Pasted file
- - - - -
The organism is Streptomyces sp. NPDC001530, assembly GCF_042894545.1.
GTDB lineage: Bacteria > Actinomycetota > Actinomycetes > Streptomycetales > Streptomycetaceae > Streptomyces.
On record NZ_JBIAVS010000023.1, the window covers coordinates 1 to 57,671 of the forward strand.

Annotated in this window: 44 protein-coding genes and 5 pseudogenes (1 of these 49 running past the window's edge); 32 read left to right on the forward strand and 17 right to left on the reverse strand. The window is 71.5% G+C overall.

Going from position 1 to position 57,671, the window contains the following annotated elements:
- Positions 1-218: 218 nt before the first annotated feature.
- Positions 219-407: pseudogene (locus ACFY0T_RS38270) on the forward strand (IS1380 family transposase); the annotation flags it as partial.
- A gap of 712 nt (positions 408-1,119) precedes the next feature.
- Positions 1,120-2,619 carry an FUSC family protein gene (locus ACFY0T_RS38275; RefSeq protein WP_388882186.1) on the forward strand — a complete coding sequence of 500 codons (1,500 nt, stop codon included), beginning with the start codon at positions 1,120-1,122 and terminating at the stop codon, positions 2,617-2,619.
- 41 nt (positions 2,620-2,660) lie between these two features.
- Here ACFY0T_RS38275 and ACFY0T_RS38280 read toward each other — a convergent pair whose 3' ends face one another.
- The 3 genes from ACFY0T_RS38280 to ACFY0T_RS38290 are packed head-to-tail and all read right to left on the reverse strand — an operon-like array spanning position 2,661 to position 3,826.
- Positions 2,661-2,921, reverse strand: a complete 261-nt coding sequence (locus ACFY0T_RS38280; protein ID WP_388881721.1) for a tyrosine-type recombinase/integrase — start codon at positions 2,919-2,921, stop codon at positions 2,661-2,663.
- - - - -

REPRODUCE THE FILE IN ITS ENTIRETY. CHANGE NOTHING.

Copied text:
The organism is Streptomyces sp. NPDC001530, assembly GCF_042894545.1.
GTDB lineage: Bacteria > Actinomycetota > Actinomycetes > Streptomycetales > Streptomycetaceae > Streptomyces.
On record NZ_JBIAVS010000023.1, the window covers coordinates 1 to 57,671 of the forward strand.

Annotated in this window: 44 protein-coding genes and 5 pseudogenes (1 of these 49 running past the window's edge); 32 read left to right on the forward strand and 17 right to left on the reverse strand. The window is 71.5% G+C overall.

Going from position 1 to position 57,671, the window contains the following annotated elements:
- Positions 1-218: 218 nt before the first annotated feature.
- Positions 219-407: pseudogene (locus ACFY0T_RS38270) on the forward strand (IS1380 family transposase); the annotation flags it as partial.
- A gap of 712 nt (positions 408-1,119) precedes the next feature.
- Positions 1,120-2,619 carry an FUSC family protein gene (locus ACFY0T_RS38275; RefSeq protein WP_388882186.1) on the forward strand — a complete coding sequence of 500 codons (1,500 nt, stop codon included), beginning with the start codon at positions 1,120-1,122 and terminating at the stop codon, positions 2,617-2,619.
- 41 nt (positions 2,620-2,660) lie between these two features.
- Here ACFY0T_RS38275 and ACFY0T_RS38280 read toward each other — a convergent pair whose 3' ends face one another.
- The 3 genes from ACFY0T_RS38280 to ACFY0T_RS38290 are packed head-to-tail and all read right to left on the reverse strand — an operon-like array spanning position 2,661 to position 3,826.
- Positions 2,661-2,921, reverse strand: a complete 261-nt coding sequence (locus ACFY0T_RS38280; protein ID WP_388881721.1) for a tyrosine-type recombinase/integrase — start codon at positions 2,919-2,921, stop codon at positions 2,661-2,663.